Health, comfort, savings: indoor air quality is on the rise
There is no longer any need to prove that good indoor air quality in a building is absolutely essential, both for the health of its inhabitants and to ensure comfort and savings. This is notably why organizations such as Cerema work in the field to defend the importance of ventilation and aeration in the tertiary sector as well as in individual houses. Update on the subject with Cécile Caudron, Building Performance and Indoor Air Quality Project Manager.
C21: Do you think that the importance of indoor air quality (IAQ) in buildings is sufficiently recognized in France today?
Cécile Caudron: Local authorities cannot always take the subject of air quality into account as much as they would like because of the associated costs, in this period of financial and energy tension which forces them to review their priorities.
However, they know this issue better and better. On the one hand, by the effect of the health crisis, with certain barrier gestures which have helped to become aware of the importance of air renewal. On the other hand, thanks to publicity effects, which notably resulted in the purchase of CO2 sensors in schools, partly subsidized by the State. More recently, the release of the PNSE 4 – National Environmental Health Plan – in May 2022 proposed updating the regulations concerning indoor air quality. Finally, two decrees on mandatory IAQ monitoring were published at the end of December.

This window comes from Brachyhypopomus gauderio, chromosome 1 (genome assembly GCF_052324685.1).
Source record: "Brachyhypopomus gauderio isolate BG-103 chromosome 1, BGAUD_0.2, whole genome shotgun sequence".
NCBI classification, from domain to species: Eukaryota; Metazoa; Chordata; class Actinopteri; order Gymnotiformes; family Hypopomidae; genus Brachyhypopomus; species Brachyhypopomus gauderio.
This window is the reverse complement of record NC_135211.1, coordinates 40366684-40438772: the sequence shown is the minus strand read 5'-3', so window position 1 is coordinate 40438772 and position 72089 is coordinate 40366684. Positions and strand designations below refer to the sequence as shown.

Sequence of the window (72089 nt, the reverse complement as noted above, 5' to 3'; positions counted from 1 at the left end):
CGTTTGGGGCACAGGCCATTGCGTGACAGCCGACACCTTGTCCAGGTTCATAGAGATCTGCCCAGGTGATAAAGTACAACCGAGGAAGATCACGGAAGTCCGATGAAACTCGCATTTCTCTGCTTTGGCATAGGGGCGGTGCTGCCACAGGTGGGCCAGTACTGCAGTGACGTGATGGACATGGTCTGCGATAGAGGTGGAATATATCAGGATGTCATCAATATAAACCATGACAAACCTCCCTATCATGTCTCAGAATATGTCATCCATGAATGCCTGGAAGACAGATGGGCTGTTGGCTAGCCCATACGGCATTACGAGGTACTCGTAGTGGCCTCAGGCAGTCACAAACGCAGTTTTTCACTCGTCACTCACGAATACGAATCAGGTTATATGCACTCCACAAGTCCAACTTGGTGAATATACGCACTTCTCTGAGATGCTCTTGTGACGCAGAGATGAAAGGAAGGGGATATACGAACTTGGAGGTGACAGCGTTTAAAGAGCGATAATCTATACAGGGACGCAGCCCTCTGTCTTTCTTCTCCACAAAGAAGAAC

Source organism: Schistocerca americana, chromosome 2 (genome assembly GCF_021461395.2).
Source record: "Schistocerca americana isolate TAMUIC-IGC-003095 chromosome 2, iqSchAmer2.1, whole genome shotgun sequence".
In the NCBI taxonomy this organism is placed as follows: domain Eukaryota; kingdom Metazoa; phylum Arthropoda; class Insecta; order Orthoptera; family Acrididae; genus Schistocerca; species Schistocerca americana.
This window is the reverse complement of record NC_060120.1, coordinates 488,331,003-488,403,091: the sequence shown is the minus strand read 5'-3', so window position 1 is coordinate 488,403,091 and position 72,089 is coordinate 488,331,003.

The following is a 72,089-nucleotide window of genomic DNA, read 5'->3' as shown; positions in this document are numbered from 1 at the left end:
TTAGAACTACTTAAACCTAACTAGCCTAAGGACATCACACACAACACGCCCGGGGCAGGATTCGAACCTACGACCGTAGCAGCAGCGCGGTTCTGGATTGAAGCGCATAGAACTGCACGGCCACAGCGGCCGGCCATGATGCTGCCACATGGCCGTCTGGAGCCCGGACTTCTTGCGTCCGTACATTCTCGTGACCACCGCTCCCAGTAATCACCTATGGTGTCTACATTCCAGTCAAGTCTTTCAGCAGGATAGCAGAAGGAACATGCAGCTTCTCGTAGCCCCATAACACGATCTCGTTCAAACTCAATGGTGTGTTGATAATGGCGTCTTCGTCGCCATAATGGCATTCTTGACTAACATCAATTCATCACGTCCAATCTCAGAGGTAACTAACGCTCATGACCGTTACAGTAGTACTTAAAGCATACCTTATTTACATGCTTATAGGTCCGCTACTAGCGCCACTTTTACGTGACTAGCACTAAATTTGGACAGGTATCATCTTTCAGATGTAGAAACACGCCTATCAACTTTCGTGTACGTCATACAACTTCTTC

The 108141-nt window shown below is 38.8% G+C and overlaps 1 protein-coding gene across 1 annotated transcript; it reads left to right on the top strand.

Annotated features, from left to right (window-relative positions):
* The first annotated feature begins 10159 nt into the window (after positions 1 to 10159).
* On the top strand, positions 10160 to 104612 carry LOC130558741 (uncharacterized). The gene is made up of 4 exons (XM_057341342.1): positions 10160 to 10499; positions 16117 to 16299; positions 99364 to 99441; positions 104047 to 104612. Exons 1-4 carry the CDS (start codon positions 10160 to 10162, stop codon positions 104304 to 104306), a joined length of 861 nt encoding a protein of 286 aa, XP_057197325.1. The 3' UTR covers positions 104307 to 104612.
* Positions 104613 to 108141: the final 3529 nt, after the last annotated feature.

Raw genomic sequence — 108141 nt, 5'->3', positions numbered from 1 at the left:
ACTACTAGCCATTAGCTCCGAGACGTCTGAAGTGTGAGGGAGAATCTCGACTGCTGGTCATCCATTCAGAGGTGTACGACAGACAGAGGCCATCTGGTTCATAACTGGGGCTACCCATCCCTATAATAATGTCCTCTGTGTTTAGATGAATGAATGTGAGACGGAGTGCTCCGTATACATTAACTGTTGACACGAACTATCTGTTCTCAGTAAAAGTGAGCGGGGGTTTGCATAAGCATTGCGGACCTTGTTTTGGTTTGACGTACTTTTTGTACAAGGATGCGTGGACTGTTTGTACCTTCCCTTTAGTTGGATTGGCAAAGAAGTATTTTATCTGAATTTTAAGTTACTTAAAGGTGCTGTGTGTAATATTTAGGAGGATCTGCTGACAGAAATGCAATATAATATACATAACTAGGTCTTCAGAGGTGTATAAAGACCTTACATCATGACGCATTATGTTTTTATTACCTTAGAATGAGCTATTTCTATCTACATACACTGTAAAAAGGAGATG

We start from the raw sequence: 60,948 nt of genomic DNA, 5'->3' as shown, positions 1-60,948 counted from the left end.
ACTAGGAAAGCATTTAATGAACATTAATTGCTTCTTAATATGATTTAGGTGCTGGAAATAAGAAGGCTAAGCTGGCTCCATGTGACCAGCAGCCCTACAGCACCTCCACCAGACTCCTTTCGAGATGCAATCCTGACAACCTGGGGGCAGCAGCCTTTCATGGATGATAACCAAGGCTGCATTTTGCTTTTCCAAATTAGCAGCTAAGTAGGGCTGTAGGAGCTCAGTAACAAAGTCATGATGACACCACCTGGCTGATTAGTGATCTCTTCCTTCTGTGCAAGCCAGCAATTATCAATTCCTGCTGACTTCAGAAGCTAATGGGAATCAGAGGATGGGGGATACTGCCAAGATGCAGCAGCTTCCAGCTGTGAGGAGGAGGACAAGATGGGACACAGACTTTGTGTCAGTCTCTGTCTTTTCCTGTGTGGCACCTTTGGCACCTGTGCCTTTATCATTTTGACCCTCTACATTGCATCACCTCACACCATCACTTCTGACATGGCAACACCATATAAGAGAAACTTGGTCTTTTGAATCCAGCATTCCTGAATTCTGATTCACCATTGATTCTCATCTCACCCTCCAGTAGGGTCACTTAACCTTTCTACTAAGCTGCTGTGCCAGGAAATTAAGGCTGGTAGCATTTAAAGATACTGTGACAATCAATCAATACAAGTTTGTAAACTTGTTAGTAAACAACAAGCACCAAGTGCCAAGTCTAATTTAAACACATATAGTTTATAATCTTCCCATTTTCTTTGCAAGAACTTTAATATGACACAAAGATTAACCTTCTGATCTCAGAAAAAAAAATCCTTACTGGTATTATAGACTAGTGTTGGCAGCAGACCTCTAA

In France, the issue of IAQ has been at the forefront since the 2000s. But these recent changes have really given a boost to the subject and triggered widespread awareness.
What are the main levers for improving air quality in buildings?
CC: In terms of priorities for action, we first recommend limiting the sources of air pollution. For this, it is particularly a question of using building materials, products and furniture with less emissions, but also of carrying out work on uses – avoiding the use of products that emit pollutants, ventilating at the right time, etc. –, which requires communication and support.